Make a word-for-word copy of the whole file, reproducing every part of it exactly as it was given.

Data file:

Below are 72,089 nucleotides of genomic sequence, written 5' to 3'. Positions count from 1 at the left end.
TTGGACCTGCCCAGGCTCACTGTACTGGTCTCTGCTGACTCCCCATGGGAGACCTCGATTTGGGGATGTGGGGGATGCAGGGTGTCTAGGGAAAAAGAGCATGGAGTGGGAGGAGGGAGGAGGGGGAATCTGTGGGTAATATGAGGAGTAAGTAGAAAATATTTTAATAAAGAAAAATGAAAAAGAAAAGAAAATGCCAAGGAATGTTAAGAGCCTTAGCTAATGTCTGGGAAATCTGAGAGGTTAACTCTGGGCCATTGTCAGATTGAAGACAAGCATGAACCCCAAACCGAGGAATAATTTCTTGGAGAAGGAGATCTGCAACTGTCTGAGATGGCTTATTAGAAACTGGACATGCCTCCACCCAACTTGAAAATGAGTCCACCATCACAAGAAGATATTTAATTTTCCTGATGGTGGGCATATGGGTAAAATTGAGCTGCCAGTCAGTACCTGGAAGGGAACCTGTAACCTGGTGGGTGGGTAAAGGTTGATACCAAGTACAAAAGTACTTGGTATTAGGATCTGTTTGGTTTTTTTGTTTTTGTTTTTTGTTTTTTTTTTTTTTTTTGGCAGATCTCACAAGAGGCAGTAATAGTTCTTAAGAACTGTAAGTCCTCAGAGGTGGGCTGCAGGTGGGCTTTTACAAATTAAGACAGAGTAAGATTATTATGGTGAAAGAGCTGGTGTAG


Below are 72,089 nucleotides of genomic sequence, written 5' to 3'. Positions count from 1 at the left end.
TTGGACCTGCCCAGGCTCACTGTACTGGTCTCTGCTGACTCCCCATGGGAGACCTCGATTTGGGGATGTGGGGGATGCAGGGTGTCTAGGGAAAAAGAGCATGGAGTGGGAGGAGGGAGGAGGGGGAATCTGTGGGTAATATGAGGAGTAAGTAGAAAATATTTTAATAAAGAAAAATGAAAAAGAAAAGAAAATGCCAAGGAATGTTAAGAGCCTTAGCTAATGTCTGGGAAATCTGAGAGGTTAACTCTGGGCCATTGTCAGATTGAAGACAAGCATGAACCCCAAACCGAGGAATAATTTCTTGGAGAAGGAGATCTGCAACTGTCTGAGATGGCTTATTAGAAACTGGACATGCCTCCACCCAACTTGAAAATGAGTCCACCATCACAAGAAGATATTTAATTTTCCTGATGGTGGGCATATGGGTAAAATTGAGCTGCCAGTCAGTACCTGGAAGGGAACCTGTAACCTGGTGGGTGGGTAAAGGTTGATACCAAGTACAAAAGTACTTGGTATTAGGATCTGTTTGGTTTTTTTGTTTTTGTTTTTTGTTTTTTTTTTTTTTTTTGGCAGATCTCACAAGAGGCAGTAATAGTTCTTAAGAACTGTAAGTCCTCAGAGGTGGGCTGCAGGTGGGCTTTTACAAATTAAGACAGAGTAAGATTATTATGGTGAAAGAGCTGGTGTAG